Yep, I loved this episode. For a second week in a row, I watched through the entire episode without stopping or stepping away. I was completely engrossed, and the episode seemed to pass so quickly!

Of course, I should note that this was also the SHORTEST episode of the season so far, with a run-time of just 40 minutes. For comparison, the season premiere was a full hour, episodes 3-5 were about 50-52 minutes each, episode 6 was 56 minutes, and only episode 2 was under 50 minutes (only 44 minutes). So this latest episode was definitely a short one (which also means less expensive to make…but don’t tell anyone!).

Okay, before I get to reviewin’, I wrote some song lyrics after watching this episode—as a tribute to Michael Burnham’s “trek” through the two seasons of Discovery. If you don’t want spoilers or have any loyalty whatsoever to the Steve Miller Band, skip this next part…

I went from Shenzhou to the Disco all the way to the Mirro…
then Kaminar down to Vulcan and more…
Section 31 where the things they have done are taking me to Talos IV.
So keep on Spockin’ me, baby! Keep on Spockin’ me, baby!

Ahem. Okay, let’s dive in…

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ALEX KURTZMAN finally brings HOPE to STAR TREK: DISCOVERY! (editorial review)

SPOILERS…GET YER SPOILERS HERE!

Okay, before I get to my review, please indulge me as I provide my own introduction to the sixth episode of STAR TREK: DISCOVERY‘s second season, “The Sounds of Thunder.” And if you haven’t seen the episode yet, you totally will NOT understand this…

Faster than a speeding human…
More powerful than a Ba’ul wrist restraint…
Able to take command when Pike or Lorca aren’t around…
Look, up on the bridge!
It’s a kelp!
It’s a tall, thin alien!
It’s SARUPERMAN!
Yes, it’s SARUPERMAN…
Strange fugitive from another planet
Who came to Starfleet and proceeded to learn 90 different languages.
SARUPERMAN…
Who can sense the coming of death…
Crush ominous floating robots in his bare hands…
And who, disguised as Commander Saru,
Mild-mannered first officer of the
USS Discovery,
Fights a never-ending battle for balance, blueberries, and the Starfleet way.

Okay, now that’s out of my system. On to the review…

Ever since last June when Discovery show-runners Gretchen Berg and Aaron Harberts were reportedly fired because of cost overruns and also for mistreating the staff writers, fans have been waiting to see what new showrunner and Trek Tsar Alex Kurtzman would do to the series. Would he be the savior who finally straightened out all of the problems with Discovery that made it feel, to many fans, like the show was NOT Star Trek?

Or would Kurtzman proceed to screw things up even worse? Does Kurtzman even “get” Star Trek (as he claims to be a true Trekkie)? After all, this was one of the three writers of Star Trek Into Darkness, a film many fans felt was the worst and weakest of the three reboot Trek movies.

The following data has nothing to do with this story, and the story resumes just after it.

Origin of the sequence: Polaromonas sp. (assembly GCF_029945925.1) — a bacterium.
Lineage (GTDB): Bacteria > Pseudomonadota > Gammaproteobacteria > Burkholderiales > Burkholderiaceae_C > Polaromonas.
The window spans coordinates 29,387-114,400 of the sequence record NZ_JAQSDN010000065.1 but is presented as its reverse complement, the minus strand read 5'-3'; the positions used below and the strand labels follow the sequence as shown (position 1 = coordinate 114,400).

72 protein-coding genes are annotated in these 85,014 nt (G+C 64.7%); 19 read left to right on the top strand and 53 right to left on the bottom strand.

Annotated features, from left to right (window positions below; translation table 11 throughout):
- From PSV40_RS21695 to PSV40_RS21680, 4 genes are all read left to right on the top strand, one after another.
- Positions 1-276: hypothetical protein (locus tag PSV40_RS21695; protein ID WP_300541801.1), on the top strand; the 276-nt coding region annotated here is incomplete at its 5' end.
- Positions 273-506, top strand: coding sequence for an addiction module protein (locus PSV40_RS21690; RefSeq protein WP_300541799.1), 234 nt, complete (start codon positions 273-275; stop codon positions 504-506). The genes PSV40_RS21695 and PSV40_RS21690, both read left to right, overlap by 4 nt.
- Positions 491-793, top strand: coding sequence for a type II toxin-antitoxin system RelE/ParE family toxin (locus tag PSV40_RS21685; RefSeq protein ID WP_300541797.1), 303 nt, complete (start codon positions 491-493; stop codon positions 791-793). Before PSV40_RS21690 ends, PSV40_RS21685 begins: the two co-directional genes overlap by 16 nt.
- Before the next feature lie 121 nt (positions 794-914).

Was Kurtzman to be Discovery‘s salvation or ruination? We would all find out with the sixth episode of season two, Kurtzman’s first episode as showrunner….

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DISCOVERY’S fifth episode of season 2… far from perfection! (editorial review)

SPOILERS UP THE WAZOO!!!

Oh, well.

After four very positive reviews from the guy known for his generally critical reviews of STAR TREK: DISCOVERY‘s first season, some of my readers were beginning to wonder if Jonathan had been replaced with an alternate universe doppelgänger.

Not this time, though. “Saints of Imperfection” was just that: imperfection. Now, it’s not that I expect every episode of Discovery to be” perfect”—that starship sailed long ago!—but this one was far from it. In fact, it regressed into a lot of what I used to complain about often in season one: sloppy and lazy writing, rushing to “hit the beats” without giving characters or viewers a chance to emotionally process all that’s hurtling at us, unbelievable plot contrivances, predictability, and a host of other annoyances (at least in my book).

Granted, this was the final episode produced under the supervision of former show-runners Gretchen Berg and Aaron Harberts, who were reportedly fired because of cost overruns and also for mistreating the staff writers. Both reasons are very evident in this episode. Although the VFX looked gorgeous and could easily win an Emmy later this year, I can understand why the budget for Discovery was blown. And while I love watching exciting VFX, I much prefer a good story with characters I care about.

And that brings us to the writing, which surprised me because the writer, Kirsten Beyer, wrote the strongest episode of season one, “Si Vis Pacem, Para Bellum” (the one on the forest planet where Saru freaks out), and is also the only staff writer who has several published Star Trek (Voyager) novels. In other words, Kirsten knows her Trek and her writing. So what happened to so totally derail this episode and backslide into many of the old problems of season one?